Black Swan Free World (10)
This is the final post in a 10 part series.
On April 7 2009, the Financial Times published an article written by Nassim Taleb called Ten Principles for a Black Swan Free World. Let’s look at them one at a time…
10. Make an omelette with the broken eggs. Finally, this crisis cannot be fixed with makeshift repairs, no more than a boat with a rotten hull can be fixed with ad-hoc patches. We need to rebuild the hull with new (stronger) materials; we will have to remake the system before it does so itself. Let us move voluntarily into Capitalism 2.0 by helping what needs to be broken break on its own, converting debt into equity, marginalising the economics and business school establishments, shutting down the “Nobel” in economics, banning leveraged buyouts, putting bankers where they belong, clawing back the bonuses of those who got us here, and teaching people to navigate a world with fewer certainties.
Of the ten suggestions, this one has the most value by far. Unfortunately, this one may be the suggestion that has the least chance of being taken up. No one is talking about any part of this. We seem to be moving to try to set the world back into the place that is was, or very close to it.
We should be asking “What should be the place of banking in our economy?” This is not a question of allowing the free market to choose. The free market has nothing to do with this. The role of the banking sector is entirely determined by the government. The banking sector had grown to eat up a huge percentage of all of the profits of the entire economy. Does that make any sense to anyone? Banking can be a symbiont with the economy or it can be a parasite or it can be a cancer. Before the crisis, banking had definitely moved beyond the level of parasite to becoming a harmful cancer. Too much of all of the profits of all of business activity in the entire economy were being diverted to the banks and with the pay structure of the banks, into the pockets of a very small number of bankers. Did that make any sense whatsoever? Is there any way that anyone can show that situation makes for a healthy economy? The bubbles that happened twice could be seen as the way that bankers justified their huge take from the economy. If values were growing rapidly, no one seemed to mind that bankers took so much out of the deals.
Source:Evolution of the US Financial Sector Thomas Philippon
However, if the economy and the values of businesses and assets in the economy grow at only a sane pace, and bankers try to go back to the level of take from the economy that they have grown accustomed to, then the amount of total profits left for the rest of the economy are bound to be negative. So unless we re-think things and figure out how to muzzle the banks, then we are headed for more bubbles that will justify their stratospheric incomes.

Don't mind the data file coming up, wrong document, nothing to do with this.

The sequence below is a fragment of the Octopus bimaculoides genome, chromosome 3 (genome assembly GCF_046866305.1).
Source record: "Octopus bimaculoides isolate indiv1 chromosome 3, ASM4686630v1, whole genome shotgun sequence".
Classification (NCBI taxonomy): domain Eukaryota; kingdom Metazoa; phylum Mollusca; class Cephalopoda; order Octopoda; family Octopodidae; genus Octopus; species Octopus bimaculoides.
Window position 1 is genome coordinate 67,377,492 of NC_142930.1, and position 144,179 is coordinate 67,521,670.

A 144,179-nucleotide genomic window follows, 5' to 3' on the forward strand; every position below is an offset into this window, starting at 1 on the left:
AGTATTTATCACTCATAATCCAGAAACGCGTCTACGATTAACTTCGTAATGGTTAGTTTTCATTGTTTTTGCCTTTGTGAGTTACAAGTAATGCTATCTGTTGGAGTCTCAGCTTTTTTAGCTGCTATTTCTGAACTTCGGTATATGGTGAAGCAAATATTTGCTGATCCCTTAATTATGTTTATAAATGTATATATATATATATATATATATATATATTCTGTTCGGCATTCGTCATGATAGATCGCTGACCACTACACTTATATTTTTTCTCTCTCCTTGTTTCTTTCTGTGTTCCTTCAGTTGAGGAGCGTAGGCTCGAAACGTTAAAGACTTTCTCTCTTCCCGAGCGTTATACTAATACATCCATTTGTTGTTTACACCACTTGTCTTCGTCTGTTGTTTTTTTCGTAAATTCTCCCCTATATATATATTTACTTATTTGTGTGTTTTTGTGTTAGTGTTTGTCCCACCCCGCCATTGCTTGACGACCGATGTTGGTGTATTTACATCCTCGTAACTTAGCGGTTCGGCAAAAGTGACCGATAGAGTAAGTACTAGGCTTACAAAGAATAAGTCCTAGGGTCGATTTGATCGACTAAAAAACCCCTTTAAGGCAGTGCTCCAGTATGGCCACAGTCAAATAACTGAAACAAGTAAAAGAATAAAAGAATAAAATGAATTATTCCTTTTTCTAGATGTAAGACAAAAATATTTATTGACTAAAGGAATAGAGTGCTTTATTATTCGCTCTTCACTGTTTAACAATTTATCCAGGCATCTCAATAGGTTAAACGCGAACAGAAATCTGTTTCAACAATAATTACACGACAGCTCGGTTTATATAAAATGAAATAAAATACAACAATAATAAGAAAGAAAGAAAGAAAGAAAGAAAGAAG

The financial sector, once it exceeds a certain share of the economy, should be viewed as a tax on the economy. Many protest the taxes that the government imposes because the money is not well spent. Well, the money from this tax goes to personal expenditures of the bankers themselves. There is not even any pretense that this tax will be spent for the common good.
One question that really needs to be answered is how much of this financial “innovation” that is touted as the result is really beneficial to the economy and how much of it is just unnecessary complexity that hides that take of the bankers and hedge funds. The excuse that is always given is that all of this financial innovation helps to provide lubrication for businesses. But that is more like an excuse than a reason. Mostly the financial innovation has fueled bubbles. It has led to the excessive leverage that feeds into one sided deals for hedge fund managers.
More often than not, financial innovation has helped to fuel the extreme fixation on short term gains in the economy. Financial innovation has featured hollowing out companies to maximize short term values. Quite often the companies “helped” by this process turn into worthless shells somewhere along the process. This destroys that productive capacity of the economy to allow for the extraction of the maximum amount of short term profits.
Financial innovation helps to turn corporate assets into profits and to take those profits out of the firm through leverage.
So Taleb’s suggestion that we think through Capitalism 2.0 is a good and timely one. But we need to start asking the right questions to figure out what Capitalism 2.0 will be.
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